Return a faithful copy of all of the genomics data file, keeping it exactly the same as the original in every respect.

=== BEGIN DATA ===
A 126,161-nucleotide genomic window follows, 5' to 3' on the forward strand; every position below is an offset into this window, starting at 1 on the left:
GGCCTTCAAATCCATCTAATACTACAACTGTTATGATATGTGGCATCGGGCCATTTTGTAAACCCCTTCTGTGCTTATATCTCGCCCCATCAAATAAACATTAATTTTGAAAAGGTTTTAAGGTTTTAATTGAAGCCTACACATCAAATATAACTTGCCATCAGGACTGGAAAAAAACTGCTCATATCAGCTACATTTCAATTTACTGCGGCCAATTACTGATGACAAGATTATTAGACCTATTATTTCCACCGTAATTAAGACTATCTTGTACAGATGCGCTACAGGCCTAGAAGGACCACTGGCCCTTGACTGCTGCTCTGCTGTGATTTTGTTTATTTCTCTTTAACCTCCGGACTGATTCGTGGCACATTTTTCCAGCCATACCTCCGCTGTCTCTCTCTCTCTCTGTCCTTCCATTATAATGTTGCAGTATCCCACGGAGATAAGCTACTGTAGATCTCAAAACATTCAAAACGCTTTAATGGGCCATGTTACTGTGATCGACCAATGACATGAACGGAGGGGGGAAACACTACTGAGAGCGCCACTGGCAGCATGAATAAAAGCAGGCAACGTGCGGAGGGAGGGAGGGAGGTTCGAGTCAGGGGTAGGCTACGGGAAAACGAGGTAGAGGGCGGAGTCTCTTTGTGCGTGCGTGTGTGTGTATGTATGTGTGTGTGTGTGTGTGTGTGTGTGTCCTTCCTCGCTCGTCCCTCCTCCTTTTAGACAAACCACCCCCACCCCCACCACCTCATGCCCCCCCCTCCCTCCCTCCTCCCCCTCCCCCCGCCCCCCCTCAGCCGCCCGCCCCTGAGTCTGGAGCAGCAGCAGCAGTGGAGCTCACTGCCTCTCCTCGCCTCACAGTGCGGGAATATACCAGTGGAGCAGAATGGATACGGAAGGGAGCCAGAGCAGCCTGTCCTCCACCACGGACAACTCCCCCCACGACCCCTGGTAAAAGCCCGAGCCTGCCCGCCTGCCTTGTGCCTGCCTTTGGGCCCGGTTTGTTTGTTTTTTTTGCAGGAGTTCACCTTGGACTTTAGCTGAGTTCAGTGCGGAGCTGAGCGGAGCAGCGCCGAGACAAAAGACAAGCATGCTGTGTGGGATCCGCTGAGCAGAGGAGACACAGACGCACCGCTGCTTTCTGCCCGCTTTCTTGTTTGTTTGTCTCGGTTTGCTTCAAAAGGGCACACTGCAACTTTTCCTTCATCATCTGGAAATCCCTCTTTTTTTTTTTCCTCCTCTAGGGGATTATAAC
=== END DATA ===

A 126,161-nucleotide genomic window follows, 5' to 3' on the forward strand; every position below is an offset into this window, starting at 1 on the left:
GGCCTTCAAATCCATCTAATACTACAACTGTTATGATATGTGGCATCGGGCCATTTTGTAAACCCCTTCTGTGCTTATATCTCGCCCCATCAAATAAACATTAATTTTGAAAAGGTTTTAAGGTTTTAATTGAAGCCTACACATCAAATATAACTTGCCATCAGGACTGGAAAAAAACTGCTCATATCAGCTACATTTCAATTTACTGCGGCCAATTACTGATGACAAGATTATTAGACCTATTATTTCCACCGTAATTAAGACTATCTTGTACAGATGCGCTACAGGCCTAGAAGGACCACTGGCCCTTGACTGCTGCTCTGCTGTGATTTTGTTTATTTCTCTTTAACCTCCGGACTGATTCGTGGCACATTTTTCCAGCCATACCTCCGCTGTCTCTCTCTCTCTCTGTCCTTCCATTATAATGTTGCAGTATCCCACGGAGATAAGCTACTGTAGATCTCAAAACATTCAAAACGCTTTAATGGGCCATGTTACTGTGATCGACCAATGACATGAACGGAGGGGGGAAACACTACTGAGAGCGCCACTGGCAGCATGAATAAAAGCAGGCAACGTGCGGAGGGAGGGAGGGAGGTTCGAGTCAGGGGTAGGCTACGGGAAAACGAGGTAGAGGGCGGAGTCTCTTTGTGCGTGCGTGTGTGTGTATGTATGTGTGTGTGTGTGTGTGTGTGTGTGTCCTTCCTCGCTCGTCCCTCCTCCTTTTAGACAAACCACCCCCACCCCCACCACCTCATGCCCCCCCCTCCCTCCCTCCTCCCCCTCCCCCCGCCCCCCCTCAGCCGCCCGCCCCTGAGTCTGGAGCAGCAGCAGCAGTGGAGCTCACTGCCTCTCCTCGCCTCACAGTGCGGGAATATACCAGTGGAGCAGAATGGATACGGAAGGGAGCCAGAGCAGCCTGTCCTCCACCACGGACAACTCCCCCCACGACCCCTGGTAAAAGCCCGAGCCTGCCCGCCTGCCTTGTGCCTGCCTTTGGGCCCGGTTTGTTTGTTTTTTTTGCAGGAGTTCACCTTGGACTTTAGCTGAGTTCAGTGCGGAGCTGAGCGGAGCAGCGCCGAGACAAAAGACAAGCATGCTGTGTGGGATCCGCTGAGCAGAGGAGACACAGACGCACCGCTGCTTTCTGCCCGCTTTCTTGTTTGTTTGTCTCGGTTTGCTTCAAAAGGGCACACTGCAACTTTTCCTTCATCATCTGGAAATCCCTCTTTTTTTTTTTCCTCCTCTAGGGGATTATAAC